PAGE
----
Originally published on CNN
By: Laura Paddison
There is a crisis brewing in the olive oil industry.
The scorching temperatures that have swept southern Europe this summer are not only claiming lives and priming the land for devastating wildfires — they’re also very bad news for olive trees, with olive oil industry experts warning of skyrocketing prices and potential shortages.
When it’s too hot, olive trees drop their fruit to save moisture or produce fruit at the expense of the health of the tree, said Kyle Holland, who covers oils and oilseeds at market research group Mintec. Very high temperatures are particularly dangerous in spring, during flowering. The situation is all the more concerning as it comes on the heels of a bad olive harvest last year, following Europe’s hottest summer on record.
In Spain, the world’s biggest olive oil producer, production plunged to roughly 620,000 metric tons, compared to the five-year average of around 1.3 million metric tons, said Holland.
“After such a shortfall from the previous harvest, the last thing the industry needs is another poor crop,” said Walter Zanre, the chief executive of Filippo Berio UK, an arm of one of the world’s biggest olive oil brands.
But the signs are pointing that way. This summer, heat gripped swaths of the Mediterranean region, bringing a “heat hell” scientists say would have been virtually impossible without climate change.
It has affected Spain — which has seen rolling heat waves since April, when temperatures pushed toward 40 degrees Celsius (104 Fahrenheit) — as well as other olive oil producing countries such as Italy and Greece.
The full extent of the damage won’t be known until after harvest time in October and November, but European olive oil production could sink by 700,000 metric tons — a fall of more than 30% — compared to the five-year average, Holland said.
Bulk prices for olive oil have doubled compared to the same time last year and all indications point to a shortfall in the next harvest, Zanre said.
“There doesn’t seem to be any respite on the horizon,” he said, adding “the industry is in crisis.”
The International Olive Council stopped short of calling the situation a crisis, but a spokesperson said “we are facing a complex situation as a consequence of climate change.” Globally, olive oil production is predicted to drop 20% between October 2022 and September 2023, the spokesperson told CNN.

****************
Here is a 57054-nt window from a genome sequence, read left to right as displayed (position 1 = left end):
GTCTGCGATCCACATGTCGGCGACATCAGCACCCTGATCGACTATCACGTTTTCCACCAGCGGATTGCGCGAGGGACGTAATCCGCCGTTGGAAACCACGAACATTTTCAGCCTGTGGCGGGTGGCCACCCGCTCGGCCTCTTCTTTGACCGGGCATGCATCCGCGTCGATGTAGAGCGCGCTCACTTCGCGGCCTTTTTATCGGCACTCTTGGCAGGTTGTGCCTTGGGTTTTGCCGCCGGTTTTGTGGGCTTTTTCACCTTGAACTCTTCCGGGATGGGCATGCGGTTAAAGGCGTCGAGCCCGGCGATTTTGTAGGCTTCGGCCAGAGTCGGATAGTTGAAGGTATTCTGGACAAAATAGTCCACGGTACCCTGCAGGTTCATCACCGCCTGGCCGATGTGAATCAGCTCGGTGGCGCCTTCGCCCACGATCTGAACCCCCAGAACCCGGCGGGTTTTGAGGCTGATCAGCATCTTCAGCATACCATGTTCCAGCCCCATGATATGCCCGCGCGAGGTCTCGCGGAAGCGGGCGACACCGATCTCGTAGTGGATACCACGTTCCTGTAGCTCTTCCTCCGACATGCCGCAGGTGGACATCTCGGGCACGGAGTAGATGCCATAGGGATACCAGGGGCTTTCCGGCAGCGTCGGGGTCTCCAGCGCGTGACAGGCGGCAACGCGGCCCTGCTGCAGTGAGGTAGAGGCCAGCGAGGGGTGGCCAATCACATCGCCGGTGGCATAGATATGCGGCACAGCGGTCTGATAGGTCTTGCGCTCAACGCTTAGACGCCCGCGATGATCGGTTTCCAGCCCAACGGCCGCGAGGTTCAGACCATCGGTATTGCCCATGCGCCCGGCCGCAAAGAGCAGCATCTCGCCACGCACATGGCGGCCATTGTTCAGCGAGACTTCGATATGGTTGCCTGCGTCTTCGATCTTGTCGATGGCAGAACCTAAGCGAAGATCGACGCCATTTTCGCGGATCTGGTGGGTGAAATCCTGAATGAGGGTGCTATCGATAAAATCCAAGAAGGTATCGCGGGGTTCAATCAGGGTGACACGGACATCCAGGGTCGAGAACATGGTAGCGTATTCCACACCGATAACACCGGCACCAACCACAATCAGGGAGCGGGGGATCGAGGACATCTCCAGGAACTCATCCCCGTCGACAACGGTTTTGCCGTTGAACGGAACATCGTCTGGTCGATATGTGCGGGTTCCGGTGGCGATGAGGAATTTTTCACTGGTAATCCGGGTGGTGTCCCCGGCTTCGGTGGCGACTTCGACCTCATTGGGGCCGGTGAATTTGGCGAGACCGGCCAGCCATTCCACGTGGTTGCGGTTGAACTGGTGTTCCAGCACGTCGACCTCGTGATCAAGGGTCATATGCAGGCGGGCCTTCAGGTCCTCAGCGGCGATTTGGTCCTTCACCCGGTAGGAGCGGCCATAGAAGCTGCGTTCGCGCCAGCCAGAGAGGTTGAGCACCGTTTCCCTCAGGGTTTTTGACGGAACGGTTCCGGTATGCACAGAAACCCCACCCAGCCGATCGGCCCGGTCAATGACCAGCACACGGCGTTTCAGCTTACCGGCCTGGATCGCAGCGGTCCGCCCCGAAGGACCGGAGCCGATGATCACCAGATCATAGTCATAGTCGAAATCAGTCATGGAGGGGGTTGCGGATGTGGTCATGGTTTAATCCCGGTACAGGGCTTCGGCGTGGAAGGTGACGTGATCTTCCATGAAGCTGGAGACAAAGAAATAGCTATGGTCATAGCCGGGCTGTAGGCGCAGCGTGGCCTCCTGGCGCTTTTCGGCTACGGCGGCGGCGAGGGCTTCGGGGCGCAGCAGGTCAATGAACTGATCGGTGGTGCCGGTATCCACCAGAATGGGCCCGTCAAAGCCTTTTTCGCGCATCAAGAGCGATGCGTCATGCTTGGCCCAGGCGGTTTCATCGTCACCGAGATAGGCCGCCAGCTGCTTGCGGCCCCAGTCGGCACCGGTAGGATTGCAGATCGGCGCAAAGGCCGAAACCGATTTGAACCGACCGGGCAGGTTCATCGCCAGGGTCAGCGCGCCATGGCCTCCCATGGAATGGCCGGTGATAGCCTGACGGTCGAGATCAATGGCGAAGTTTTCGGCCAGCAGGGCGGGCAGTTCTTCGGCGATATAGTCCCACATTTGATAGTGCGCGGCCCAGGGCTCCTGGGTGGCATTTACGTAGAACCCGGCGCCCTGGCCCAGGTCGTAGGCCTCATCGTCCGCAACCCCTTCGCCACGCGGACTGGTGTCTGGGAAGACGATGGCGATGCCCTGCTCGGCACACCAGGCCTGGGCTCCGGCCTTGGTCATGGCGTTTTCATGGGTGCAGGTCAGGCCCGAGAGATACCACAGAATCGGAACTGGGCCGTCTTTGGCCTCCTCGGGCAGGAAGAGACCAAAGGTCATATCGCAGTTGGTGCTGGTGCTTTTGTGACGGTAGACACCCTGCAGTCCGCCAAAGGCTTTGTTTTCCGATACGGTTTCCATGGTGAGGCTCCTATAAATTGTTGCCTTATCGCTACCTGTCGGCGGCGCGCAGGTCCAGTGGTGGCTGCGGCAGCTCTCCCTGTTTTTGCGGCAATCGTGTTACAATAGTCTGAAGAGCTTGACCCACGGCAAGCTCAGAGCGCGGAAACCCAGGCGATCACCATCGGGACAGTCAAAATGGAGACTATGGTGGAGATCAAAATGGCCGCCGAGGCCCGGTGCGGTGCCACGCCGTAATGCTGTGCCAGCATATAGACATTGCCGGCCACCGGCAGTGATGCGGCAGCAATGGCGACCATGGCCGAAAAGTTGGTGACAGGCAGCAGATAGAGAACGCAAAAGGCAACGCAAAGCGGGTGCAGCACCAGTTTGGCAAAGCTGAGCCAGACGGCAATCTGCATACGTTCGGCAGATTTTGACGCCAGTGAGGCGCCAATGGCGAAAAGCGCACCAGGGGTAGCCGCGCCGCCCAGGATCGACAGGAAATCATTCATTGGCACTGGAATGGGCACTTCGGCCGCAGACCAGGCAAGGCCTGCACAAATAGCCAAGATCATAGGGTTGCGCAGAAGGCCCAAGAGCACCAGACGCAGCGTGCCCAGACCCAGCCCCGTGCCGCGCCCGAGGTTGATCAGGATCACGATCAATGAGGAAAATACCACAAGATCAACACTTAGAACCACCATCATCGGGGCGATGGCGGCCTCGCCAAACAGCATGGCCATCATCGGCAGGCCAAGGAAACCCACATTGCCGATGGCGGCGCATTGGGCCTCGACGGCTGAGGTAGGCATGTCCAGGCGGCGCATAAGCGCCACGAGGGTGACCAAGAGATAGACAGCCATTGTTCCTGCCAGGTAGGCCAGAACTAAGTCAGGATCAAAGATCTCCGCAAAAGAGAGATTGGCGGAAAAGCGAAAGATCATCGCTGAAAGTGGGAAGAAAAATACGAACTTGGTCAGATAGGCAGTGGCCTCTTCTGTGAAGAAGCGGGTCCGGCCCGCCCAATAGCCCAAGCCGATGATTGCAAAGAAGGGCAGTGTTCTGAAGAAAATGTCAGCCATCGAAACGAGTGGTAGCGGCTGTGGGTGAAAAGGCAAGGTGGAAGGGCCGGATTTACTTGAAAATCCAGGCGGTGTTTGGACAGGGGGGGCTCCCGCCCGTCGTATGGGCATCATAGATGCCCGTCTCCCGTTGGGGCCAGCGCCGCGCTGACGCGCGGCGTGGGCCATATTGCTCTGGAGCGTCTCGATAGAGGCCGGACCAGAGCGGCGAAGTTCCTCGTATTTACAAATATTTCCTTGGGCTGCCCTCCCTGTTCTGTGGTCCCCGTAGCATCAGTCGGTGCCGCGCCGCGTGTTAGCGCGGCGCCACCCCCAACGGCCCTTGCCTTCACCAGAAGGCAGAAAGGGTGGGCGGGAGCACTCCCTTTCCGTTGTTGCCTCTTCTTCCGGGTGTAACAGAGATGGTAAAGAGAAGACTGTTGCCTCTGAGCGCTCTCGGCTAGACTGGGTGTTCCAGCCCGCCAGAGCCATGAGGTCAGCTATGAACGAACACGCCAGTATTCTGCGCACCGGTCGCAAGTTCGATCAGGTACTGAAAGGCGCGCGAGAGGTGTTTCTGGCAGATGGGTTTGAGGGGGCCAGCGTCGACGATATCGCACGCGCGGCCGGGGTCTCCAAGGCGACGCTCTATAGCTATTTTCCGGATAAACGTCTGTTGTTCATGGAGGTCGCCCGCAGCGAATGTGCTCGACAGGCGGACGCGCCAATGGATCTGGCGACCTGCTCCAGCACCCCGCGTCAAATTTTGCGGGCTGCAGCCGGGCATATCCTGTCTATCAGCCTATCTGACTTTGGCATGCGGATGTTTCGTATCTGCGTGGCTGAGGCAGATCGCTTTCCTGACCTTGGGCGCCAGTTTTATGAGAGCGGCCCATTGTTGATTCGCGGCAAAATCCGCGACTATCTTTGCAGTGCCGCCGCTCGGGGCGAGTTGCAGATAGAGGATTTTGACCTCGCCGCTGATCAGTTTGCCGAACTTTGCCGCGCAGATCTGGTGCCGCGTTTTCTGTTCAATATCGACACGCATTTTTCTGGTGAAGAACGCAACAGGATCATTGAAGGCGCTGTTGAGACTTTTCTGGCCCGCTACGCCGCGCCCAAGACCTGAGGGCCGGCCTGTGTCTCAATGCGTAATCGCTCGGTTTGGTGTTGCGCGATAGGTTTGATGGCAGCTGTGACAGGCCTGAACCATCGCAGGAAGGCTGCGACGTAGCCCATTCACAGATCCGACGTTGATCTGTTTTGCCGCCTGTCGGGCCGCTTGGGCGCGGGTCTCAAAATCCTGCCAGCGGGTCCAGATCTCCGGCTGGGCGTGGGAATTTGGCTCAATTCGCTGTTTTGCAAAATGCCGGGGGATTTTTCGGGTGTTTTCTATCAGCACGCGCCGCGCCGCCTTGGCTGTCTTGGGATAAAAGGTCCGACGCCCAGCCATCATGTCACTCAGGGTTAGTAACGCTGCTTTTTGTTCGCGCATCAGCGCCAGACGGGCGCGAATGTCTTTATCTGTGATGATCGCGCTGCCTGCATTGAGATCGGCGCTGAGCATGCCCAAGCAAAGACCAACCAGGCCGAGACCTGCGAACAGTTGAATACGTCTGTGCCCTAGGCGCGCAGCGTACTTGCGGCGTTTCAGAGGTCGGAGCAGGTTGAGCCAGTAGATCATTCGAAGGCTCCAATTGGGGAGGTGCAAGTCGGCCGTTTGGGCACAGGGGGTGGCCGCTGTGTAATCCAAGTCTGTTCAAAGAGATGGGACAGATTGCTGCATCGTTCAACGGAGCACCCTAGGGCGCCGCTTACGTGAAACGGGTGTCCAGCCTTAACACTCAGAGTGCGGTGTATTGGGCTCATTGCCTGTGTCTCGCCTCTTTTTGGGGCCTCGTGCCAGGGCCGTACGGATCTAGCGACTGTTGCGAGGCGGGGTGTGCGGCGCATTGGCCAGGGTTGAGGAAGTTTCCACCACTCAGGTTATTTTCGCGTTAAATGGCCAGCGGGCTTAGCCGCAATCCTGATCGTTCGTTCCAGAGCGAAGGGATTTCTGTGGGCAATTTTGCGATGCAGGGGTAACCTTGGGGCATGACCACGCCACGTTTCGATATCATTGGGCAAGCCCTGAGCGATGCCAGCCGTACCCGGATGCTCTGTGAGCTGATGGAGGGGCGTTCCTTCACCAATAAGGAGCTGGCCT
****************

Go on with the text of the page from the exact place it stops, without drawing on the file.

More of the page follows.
How much this will affect consumers is unclear. As prices push upward, the big question will be “do consumers continue to buy olive oil at these prices or do we see switches [to other oils],” Holland said.
Of course, the problem extreme heat poses to food is much broader. “It’s getting to the stage where the concerns are significant not just for olive oil but for a lot of crops,” Holland said.
Extreme heat is the climate impact that crops are most vulnerable to, mainly because it causes water stress, said Corey Lesk, a climate researcher at Dartmouth College. “Crops are stuck between a thirsty atmosphere and dry soils, which can lead to lasting damages” he told CNN.
In Italy, which has been buffeted by heat, droughts and floods this summer, fruit crops have been particularly hard hit, said Lorenzo Bazzana, economic manager for Italian farmers association, Coldiretti.
The cherry harvest is down by about 60%, peaches and nectarines are estimated to be down by around 30% and apricots by 20%, Bazzana told CNN. Tomatoes are also in trouble, damaged by hail and scorched by the sun.
Climate change is disrupting farming in Italy, as it is across the world, said Bazzana. While action is being taken to limit the damage, he added, “when there are tornadoes or hailstones as big as oranges, everything becomes difficult.”
In India, tomatoes prices soared more than 400% last month after scorching heat waves and heavy rains. Some McDonald’s restaurants across the country temporarily took tomatoes off the menu in July, and Burger King followed suit in August, citing quality and supply issues.
In the US, crops in the South and West look to be particularly affected, said Nicholas Paulson, a professor at the agricultural school of the University of Illinois Urbana-Champaign.
“Heat combined with the very dry conditions will impact primary crops in those regions which would include wheat, cotton, and corn and soybeans,” he told CNN.
Experts warn of worse to come for food production, as the human-caused climate crisis increases the frequency and severity of extreme weather. “This is effectively changing the risk profile facing farmers,” Paulson told CNN.
So far, the global food system has proved relatively resilient, said Lesk of Dartmouth College, despite increasingly hot summers. But extreme weather is accelerating faster than climate models suggest, he added, meaning climate risks are probably bigger and happening faster than most people have predicted.
“We’re on the precipice of game-changing risks,” Lesk said, “and it’s far from obvious that these won’t push the global food system over the edge, certainly in 50 years, but maybe even in five to 10 at this rate.”